The 21st Show

Illinois Residents Respond To Kerala Flood; The Life Of Albert R. Lee; Donating Organs As A Teenager


(R S Iyer/AP)

On The 21st: The legacy of Albert Lee - an African-American man who helped some of the U of I’s first black students succeed - at a time when they were often denied access to resources. We also revisit our conversation about a state law which prompted some 16 and 17-year olds to add their names to the organ donor list. But first, residents of the south Indian state of Kerala are trying to recover from the worst flood in a century. We talk with members of Illinois’ large Indian communities who are raising money to help.

People in the southern Indian state of Kerala are recovering from the worst flood in more than a century. Almost 400 people have been killed in this natural disaster two weeks ago, and more than 1 million people have been displaced from their homes. Authorities in Kerala estimate that the damage is more than two and a half billion dollars.

Since the flood, members of Illinois’s Indian community has been raising money to help with relief efforts- two Chicago area Keralites decided to do something about it. Arun Simon of Arlington Heights set up a Facebook campaign. The goal was to raise $100,000.

But within days - the campaign surpassed all expectations. To date - more than 1.5 million dollar have been raised. Arun has gone to India - at the request of the government of Kerala - for his fundraising efforts.

Another Keralite - Addison IL resident Abraham Matthew - is the communications manager for the campaign. He joined us on the line. We were also joined by Congressman Raja Krishnamoorthi, who represents Illinois’s 8th District. That’s many of the northern suburbs of Chicago. 


The first African-American student at the University of Illinois enrolled in 1887. That’s long before many other public universities in the US- especially in southern states.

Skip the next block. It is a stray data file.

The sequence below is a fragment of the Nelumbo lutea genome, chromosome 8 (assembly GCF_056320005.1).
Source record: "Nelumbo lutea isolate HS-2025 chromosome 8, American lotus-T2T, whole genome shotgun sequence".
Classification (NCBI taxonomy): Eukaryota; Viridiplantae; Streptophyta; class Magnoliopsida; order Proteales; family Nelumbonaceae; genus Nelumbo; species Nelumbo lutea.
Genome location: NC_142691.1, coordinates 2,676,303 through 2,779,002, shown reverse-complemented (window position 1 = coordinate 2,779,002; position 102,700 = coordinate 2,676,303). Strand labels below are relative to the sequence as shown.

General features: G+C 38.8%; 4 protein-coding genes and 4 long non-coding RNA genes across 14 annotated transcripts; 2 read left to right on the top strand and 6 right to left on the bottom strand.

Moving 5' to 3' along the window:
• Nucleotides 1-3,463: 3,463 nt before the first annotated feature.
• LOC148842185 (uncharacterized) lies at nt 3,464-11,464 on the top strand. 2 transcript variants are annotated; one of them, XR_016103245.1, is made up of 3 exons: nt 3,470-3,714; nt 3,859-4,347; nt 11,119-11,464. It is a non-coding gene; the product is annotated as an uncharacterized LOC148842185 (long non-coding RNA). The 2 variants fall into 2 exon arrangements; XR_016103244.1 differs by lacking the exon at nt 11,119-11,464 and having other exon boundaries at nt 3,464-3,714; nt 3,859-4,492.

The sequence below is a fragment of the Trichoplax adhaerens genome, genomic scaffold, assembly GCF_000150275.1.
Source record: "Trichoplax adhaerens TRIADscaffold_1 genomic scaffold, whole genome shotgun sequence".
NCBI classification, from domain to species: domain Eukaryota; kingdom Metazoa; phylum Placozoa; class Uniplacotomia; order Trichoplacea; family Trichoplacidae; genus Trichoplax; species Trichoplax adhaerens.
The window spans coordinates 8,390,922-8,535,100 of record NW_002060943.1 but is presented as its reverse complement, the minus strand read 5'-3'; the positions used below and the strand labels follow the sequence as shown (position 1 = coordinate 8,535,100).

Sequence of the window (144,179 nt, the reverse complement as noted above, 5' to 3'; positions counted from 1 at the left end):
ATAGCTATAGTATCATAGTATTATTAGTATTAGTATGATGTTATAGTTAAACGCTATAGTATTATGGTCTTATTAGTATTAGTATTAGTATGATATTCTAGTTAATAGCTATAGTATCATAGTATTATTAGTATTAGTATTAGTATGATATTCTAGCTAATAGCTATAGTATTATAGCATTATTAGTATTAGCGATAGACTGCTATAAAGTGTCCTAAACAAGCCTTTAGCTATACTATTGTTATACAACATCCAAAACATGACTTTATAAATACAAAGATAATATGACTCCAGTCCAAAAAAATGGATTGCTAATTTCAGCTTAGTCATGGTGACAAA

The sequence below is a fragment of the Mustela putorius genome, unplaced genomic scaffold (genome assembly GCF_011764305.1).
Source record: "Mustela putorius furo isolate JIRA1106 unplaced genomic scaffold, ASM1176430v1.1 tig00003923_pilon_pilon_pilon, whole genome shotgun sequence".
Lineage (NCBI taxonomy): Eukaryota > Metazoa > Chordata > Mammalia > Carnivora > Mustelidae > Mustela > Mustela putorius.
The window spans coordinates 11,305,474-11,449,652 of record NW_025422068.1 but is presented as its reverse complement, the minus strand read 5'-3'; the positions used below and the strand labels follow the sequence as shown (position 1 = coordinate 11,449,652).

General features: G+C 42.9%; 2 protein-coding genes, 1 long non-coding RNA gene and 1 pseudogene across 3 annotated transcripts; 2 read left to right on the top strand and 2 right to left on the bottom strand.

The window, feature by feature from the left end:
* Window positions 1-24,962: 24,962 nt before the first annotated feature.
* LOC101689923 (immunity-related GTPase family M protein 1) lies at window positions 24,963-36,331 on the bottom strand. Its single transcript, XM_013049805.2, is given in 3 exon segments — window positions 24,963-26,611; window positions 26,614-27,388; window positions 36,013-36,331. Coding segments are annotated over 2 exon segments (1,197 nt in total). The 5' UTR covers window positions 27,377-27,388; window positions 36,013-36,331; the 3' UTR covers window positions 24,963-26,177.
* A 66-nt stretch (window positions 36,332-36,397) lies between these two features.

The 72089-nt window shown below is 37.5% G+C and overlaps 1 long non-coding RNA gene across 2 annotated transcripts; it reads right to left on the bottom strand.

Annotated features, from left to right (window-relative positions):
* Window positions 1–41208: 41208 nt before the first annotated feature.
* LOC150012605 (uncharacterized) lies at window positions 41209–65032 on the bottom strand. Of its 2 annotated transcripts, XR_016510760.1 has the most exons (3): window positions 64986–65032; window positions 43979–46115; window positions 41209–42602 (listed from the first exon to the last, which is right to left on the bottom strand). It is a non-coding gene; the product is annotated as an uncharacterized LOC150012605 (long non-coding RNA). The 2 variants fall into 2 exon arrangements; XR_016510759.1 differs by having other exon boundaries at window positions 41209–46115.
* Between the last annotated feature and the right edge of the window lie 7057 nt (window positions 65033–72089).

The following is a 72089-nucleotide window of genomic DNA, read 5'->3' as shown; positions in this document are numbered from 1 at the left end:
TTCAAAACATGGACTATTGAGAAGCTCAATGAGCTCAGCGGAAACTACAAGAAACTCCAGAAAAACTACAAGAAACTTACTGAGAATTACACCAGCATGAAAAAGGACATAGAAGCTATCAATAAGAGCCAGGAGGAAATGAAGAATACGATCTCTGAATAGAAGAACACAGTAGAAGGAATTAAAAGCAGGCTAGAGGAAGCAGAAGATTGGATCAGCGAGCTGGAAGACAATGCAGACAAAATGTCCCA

But that doesn’t mean life was easy, both back then, and in the decades after. Black students weren’t allowed to live in dorms and were often denied basic services in the towns of Champaign and Urbana.

For many of those students, an African-American man named Albert Lee was a lifeline. He started working at the University of Illinois in 1895. And for the next fifty years, he worked at the university, including as chief clerk of the U of I’s president office.  During that time he became known as the unofficial dean of African-American students, for the work he did to advocate for black students and connect them with resources they didn’t have access to.

Later this week, members of his family will gather at U of I to commemorate his life. And we were joined  by one of Albert R. Lee’s family members. David Lee is his great-grandson. He also works as a public health professional in Los Angeles. We were also joined by Vanessa Rouillon. She’s working on biography and a documentary about Mr. Lee’s life. She’s also an assistant professor of writing and rhetoric at James Madison University in Virginia.

And -

Are you an organ donor? More than 60% of people living in the state are, but until just a few months ago, you could only sign up if you were 18 and older.  But under a new law that took effect this year, teens 16 and 17-years-old can choose to donate their organs through Illinois’ database.

Illinois now joins the vast majority of other states in doing this - we had been one of three that hadn’t allowed teenagers to join the organ donor list. Now that it’s allowed, more than 16,000 teenagers have added their names to the list.

So how is this affecting people who are waiting for organ transplants? Kevin Cmunt is the President of the Gift of Hope Organ & Tissue Donor Network. He joined us from Itasca, a suburb northwest of Chicago. Jacob Lenzini also talked with us. He’s a 17-year old graduate from Maine South High School in Park Ridge, just Northwest of Chicago.

Story source: WILL